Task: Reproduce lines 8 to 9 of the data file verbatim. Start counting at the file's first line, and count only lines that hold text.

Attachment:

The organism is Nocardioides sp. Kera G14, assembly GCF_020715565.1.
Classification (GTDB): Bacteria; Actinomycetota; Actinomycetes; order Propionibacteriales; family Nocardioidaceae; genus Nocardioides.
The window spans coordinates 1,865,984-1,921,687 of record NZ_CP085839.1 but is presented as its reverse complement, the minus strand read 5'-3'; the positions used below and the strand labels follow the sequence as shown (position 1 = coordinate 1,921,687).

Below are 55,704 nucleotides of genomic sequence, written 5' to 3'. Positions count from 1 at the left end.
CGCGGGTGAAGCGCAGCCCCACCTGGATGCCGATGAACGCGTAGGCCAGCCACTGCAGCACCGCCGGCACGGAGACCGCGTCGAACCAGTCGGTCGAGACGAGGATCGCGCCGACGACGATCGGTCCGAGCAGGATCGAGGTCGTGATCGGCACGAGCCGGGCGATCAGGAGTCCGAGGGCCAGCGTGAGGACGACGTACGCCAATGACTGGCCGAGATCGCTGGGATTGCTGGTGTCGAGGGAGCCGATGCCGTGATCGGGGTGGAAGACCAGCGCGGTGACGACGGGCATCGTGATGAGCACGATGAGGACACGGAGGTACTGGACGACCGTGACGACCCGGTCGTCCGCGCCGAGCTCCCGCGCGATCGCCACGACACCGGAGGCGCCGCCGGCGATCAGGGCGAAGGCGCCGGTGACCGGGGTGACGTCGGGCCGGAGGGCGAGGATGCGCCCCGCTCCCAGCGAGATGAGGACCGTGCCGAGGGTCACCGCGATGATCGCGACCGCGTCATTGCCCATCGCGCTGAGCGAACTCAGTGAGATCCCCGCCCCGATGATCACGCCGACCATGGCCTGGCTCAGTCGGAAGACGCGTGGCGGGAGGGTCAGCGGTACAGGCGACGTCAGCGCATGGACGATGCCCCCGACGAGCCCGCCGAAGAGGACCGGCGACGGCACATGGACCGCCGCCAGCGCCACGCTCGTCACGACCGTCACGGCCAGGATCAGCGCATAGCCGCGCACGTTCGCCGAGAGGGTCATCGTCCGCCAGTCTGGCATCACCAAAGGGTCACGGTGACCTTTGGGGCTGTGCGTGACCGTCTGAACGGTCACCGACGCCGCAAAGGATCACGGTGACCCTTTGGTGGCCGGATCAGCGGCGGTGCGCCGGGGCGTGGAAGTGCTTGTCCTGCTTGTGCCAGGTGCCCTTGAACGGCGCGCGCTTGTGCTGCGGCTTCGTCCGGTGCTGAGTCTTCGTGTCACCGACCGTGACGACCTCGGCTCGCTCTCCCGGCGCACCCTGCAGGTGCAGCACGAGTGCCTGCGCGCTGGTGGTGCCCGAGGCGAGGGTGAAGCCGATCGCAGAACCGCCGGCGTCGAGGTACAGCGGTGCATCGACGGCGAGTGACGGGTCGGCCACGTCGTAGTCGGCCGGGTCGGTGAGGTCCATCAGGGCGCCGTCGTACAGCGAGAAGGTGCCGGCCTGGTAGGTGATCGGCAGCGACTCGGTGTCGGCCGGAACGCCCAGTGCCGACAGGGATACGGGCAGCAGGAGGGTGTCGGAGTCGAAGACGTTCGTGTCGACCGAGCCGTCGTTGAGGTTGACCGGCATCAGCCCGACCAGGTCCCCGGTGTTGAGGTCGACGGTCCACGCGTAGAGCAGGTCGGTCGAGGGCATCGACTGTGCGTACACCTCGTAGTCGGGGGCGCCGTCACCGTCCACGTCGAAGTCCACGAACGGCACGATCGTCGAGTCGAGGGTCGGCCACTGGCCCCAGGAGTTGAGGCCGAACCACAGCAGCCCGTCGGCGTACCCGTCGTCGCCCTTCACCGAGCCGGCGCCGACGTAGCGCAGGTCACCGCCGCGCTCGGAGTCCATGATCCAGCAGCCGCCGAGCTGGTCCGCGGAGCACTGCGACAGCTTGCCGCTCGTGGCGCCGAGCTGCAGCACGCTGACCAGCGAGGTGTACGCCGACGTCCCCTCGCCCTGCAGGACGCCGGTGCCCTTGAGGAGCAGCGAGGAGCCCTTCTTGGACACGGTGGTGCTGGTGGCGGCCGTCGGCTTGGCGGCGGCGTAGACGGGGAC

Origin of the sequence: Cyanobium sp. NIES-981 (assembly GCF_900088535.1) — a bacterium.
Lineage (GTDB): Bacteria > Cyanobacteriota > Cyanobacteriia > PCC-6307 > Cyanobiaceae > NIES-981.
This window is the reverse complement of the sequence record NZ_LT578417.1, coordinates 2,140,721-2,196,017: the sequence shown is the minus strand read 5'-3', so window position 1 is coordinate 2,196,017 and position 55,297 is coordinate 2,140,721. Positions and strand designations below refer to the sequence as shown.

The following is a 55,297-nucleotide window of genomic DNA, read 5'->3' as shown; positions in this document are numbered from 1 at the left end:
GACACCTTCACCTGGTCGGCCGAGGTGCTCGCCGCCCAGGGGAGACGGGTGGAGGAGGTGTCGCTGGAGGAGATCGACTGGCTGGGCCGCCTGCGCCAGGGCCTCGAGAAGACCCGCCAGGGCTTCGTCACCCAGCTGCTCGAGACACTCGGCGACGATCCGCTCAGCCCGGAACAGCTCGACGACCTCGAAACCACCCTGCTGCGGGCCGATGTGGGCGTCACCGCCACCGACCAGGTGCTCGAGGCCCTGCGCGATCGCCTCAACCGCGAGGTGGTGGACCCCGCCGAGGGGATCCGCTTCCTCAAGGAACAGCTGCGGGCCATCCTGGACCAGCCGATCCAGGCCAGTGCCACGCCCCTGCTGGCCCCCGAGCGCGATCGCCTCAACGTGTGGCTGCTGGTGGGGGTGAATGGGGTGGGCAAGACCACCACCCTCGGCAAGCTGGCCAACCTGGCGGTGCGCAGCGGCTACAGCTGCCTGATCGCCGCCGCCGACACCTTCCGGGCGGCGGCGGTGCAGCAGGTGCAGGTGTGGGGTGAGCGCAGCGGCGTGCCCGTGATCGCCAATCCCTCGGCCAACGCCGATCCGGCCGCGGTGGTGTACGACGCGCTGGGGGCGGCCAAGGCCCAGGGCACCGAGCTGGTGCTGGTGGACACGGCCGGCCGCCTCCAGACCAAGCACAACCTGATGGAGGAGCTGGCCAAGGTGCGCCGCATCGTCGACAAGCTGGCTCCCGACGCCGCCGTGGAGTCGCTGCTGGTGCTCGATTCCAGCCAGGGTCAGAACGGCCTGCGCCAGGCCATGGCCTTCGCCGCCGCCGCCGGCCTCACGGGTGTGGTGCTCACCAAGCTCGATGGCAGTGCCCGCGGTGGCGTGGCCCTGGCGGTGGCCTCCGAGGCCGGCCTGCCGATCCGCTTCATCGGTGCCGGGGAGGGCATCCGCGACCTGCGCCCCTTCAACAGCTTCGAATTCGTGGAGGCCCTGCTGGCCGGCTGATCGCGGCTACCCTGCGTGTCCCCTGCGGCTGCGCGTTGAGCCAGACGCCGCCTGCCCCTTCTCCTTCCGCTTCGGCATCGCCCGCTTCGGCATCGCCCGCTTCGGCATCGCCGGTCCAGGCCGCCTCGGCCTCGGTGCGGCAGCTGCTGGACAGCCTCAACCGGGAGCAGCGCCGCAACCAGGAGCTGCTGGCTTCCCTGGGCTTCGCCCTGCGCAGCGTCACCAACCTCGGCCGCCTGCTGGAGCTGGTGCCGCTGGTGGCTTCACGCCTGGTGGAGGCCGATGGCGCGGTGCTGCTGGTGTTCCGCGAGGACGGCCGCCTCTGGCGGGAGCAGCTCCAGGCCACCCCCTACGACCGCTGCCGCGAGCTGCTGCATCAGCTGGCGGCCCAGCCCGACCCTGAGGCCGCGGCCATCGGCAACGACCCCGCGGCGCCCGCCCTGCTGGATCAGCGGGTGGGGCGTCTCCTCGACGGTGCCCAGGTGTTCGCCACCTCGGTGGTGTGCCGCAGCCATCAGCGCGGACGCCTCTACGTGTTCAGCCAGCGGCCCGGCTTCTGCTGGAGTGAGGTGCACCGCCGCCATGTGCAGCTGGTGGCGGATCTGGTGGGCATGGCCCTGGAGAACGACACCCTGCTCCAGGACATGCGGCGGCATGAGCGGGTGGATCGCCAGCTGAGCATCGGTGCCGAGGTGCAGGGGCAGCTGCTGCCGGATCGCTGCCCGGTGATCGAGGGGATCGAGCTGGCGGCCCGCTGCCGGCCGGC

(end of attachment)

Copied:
This window is the reverse complement of the sequence record NZ_LT578417.1, coordinates 2,140,721-2,196,017: the sequence shown is the minus strand read 5'-3', so window position 1 is coordinate 2,196,017 and position 55,297 is coordinate 2,140,721. Positions and strand designations below refer to the sequence as shown.

The following is a 55,297-nucleotide window of genomic DNA, read 5'->3' as shown; positions in this document are numbered from 1 at the left end: